Wisdom From My Greatest Teacher

Wisdom From My Greatest Teacher

Today is my mother’s birthday. She passed 7 years ago.


One quiet Saturday night at home I was thinking about my mother two years after she passed. I had this aching feeling of missing her and found myself talking to her out loud.


Mom, could you come back for just a second? I’m starting to forget who you were.


I remembered an email conversation we had and pulled it up.


Most of Mom dealing with cancer was a waiting game—waiting for news from recent tests that could take weeks, for the next chemo round, to hear if she was in remission, for an appointment with her oncologist who seemed to always be out of town on a fishing trip or a bicycle race or at his second home in Colorado—but she NEVER complained.


Mom, how do you do this? I asked her. Isn’t it hard to wait like this . . . in the unknown?


She responded quickly, That’s what we all do, Lynn, all the time. That’s what life is.


But, how can you be so patient?


That’s all we CAN do. We have no other choice—one step at a time.


Mom was determined to build her strength daily by walking rounds on Seven West’s floor at the Pink Palace, what she called the hospital painted pink on top of a hill overlooking our hometown of Tulsa.


She carted her chemo drip, smiling, saying hello to all the nurses, and handed out bags of candy. She courageously made the most of her time.


I’m inspired by you, Mom, I wrote to her among other things. You’re so brave.


After reading this, I found a file of mail she’d sent me over the years.


My mother had very unique penmanship. She crafted letters with her stunning handwriting. I can’t see it and not feel close to her.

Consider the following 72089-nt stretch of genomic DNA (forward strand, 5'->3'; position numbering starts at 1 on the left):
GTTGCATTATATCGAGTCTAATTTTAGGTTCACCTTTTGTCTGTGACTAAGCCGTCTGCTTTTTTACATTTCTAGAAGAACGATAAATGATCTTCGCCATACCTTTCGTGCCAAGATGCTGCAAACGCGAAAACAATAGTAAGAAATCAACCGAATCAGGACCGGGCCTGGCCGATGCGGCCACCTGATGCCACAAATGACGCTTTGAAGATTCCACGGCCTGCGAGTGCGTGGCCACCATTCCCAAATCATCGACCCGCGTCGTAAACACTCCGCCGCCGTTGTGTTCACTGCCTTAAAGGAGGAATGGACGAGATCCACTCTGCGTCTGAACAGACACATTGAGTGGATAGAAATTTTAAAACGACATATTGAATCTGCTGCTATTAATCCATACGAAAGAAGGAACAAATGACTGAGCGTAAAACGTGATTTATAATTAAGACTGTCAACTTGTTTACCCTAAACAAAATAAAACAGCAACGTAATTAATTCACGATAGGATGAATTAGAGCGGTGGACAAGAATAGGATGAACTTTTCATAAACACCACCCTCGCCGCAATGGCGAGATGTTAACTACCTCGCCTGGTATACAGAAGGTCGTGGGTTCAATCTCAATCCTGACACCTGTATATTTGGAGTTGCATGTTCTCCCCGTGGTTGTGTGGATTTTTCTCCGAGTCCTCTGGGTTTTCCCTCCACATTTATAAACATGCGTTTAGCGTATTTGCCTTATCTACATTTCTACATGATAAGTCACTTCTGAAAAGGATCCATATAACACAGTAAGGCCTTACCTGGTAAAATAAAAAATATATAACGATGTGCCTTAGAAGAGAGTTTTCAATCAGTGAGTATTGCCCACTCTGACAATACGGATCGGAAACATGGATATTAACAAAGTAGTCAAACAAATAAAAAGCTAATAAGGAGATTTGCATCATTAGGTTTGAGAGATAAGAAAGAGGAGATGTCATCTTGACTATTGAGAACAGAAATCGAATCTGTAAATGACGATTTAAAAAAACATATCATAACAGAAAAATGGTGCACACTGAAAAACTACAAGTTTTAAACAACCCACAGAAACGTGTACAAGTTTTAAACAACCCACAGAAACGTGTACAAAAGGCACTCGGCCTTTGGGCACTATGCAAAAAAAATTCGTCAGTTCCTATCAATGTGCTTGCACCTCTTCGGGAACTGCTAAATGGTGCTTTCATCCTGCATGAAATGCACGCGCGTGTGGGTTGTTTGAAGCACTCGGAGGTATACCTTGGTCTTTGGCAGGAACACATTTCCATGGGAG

She was there, speaking to me.


It was too hard in the past, but that Saturday night it was different. I wanted to read everything I’d kept, as if her words were wrapping around me.


I found cards from 20 years ago. She knew I suffered from depression then. The notes were her way of offering me loving reminders.


I thought in honor of my mother’s birthday, I might share with you some of the simple wisdom sent from my mother. From her through me, I wish you all my love and happiness.


Please remember as you go through life to take these special things with you— the knowledge that you’re capable, the faith to make your dreams real, the feeling that you’re truly a person of worth . . . And the assurance that you are loved and always will be!


All our dreams can come true if we have the courage to pursue them. – Walt Disney.


If you think you can, you CAN. May this be the year you want it to be!


It sounds too simple— but— everything really is for the best. All will work out for you.


Take care of yourself. You’re special.


Life is either a daring adventure or nothing at all – Helen Keller


Want a good scare this Halloween? Sit down and make a list of things you do exactly like your mother. Boo!


Poof! All wishes do come true. Possibilities can be scary and exciting. Make the most of life’s joys and challenges. You can do it.


When in doubt listen quietly to yourself, Lovingly Mom.


Glad you are putting yourself out there and trying new things.


Every adventure will lead to another.


Make today special. Share a joke, hum a song, pass some special joy along. And if someone should come your way who doesn’t share your joy today . . . To hell with ‘em!


May we all remember and keep close the love of our mothers.